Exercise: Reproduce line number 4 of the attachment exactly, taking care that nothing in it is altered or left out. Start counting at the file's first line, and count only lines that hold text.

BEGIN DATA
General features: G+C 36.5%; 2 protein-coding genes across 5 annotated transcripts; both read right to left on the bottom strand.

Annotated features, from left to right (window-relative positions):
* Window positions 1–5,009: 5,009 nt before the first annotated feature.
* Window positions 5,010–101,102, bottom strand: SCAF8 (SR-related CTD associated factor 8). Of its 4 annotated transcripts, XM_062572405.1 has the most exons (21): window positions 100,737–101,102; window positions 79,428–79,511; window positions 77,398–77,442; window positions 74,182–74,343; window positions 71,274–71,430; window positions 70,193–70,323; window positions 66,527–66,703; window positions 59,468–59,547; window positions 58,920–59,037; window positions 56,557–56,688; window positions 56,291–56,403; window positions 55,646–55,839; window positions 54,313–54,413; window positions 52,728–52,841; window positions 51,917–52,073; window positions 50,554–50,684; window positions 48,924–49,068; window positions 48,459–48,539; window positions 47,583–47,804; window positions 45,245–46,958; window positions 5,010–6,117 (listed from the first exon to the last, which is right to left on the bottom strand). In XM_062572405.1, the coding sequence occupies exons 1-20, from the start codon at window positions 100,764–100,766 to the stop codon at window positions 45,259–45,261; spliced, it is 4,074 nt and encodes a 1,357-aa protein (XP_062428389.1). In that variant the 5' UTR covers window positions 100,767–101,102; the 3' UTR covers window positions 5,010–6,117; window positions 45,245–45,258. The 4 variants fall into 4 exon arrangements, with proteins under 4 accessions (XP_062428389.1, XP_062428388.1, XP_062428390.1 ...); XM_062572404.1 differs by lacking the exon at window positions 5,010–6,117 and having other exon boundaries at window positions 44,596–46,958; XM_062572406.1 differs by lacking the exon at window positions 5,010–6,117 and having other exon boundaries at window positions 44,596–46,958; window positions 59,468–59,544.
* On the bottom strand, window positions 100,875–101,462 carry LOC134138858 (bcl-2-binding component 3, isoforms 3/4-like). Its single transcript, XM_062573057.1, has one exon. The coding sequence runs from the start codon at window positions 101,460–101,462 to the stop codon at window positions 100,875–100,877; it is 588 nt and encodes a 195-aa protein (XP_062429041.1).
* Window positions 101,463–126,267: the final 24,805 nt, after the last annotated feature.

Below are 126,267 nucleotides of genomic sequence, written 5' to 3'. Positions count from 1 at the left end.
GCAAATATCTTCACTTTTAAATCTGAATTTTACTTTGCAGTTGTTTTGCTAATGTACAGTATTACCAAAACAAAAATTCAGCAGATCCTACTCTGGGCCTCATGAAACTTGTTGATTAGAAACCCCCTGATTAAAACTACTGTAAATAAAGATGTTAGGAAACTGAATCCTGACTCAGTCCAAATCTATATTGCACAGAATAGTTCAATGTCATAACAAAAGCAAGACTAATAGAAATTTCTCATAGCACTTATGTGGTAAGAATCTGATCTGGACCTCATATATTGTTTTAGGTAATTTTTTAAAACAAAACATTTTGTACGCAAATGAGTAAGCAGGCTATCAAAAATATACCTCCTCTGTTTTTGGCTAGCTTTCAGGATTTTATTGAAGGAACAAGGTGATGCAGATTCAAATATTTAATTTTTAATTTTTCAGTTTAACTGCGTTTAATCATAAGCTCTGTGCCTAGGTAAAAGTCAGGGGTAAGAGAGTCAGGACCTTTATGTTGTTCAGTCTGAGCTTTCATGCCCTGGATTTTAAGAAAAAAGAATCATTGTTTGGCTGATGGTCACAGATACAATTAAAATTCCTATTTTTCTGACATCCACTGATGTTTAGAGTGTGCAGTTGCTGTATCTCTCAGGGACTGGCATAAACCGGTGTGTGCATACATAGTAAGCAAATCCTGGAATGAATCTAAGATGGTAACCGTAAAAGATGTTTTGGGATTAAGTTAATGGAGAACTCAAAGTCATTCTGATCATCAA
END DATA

* Window positions 5,010–101,102, bottom strand: SCAF8 (SR-related CTD associated factor 8). Of its 4 annotated transcripts, XM_062572405.1 has the most exons (21): window positions 100,737–101,102; window positions 79,428–79,511; window positions 77,398–77,442; window positions 74,182–74,343; window positions 71,274–71,430; window positions 70,193–70,323; window positions 66,527–66,703; window positions 59,468–59,547; window positions 58,920–59,037; window positions 56,557–56,688; window positions 56,291–56,403; window positions 55,646–55,839; window positions 54,313–54,413; window positions 52,728–52,841; window positions 51,917–52,073; window positions 50,554–50,684; window positions 48,924–49,068; window positions 48,459–48,539; window positions 47,583–47,804; window positions 45,245–46,958; window positions 5,010–6,117 (listed from the first exon to the last, which is right to left on the bottom strand). In XM_062572405.1, the coding sequence occupies exons 1-20, from the start codon at window positions 100,764–100,766 to the stop codon at window positions 45,259–45,261; spliced, it is 4,074 nt and encodes a 1,357-aa protein (XP_062428389.1). In that variant the 5' UTR covers window positions 100,767–101,102; the 3' UTR covers window positions 5,010–6,117; window positions 45,245–45,258. The 4 variants fall into 4 exon arrangements, with proteins under 4 accessions (XP_062428389.1, XP_062428388.1, XP_062428390.1 ...); XM_062572404.1 differs by lacking the exon at window positions 5,010–6,117 and having other exon boundaries at window positions 44,596–46,958; XM_062572406.1 differs by lacking the exon at window positions 5,010–6,117 and having other exon boundaries at window positions 44,596–46,958; window positions 59,468–59,544.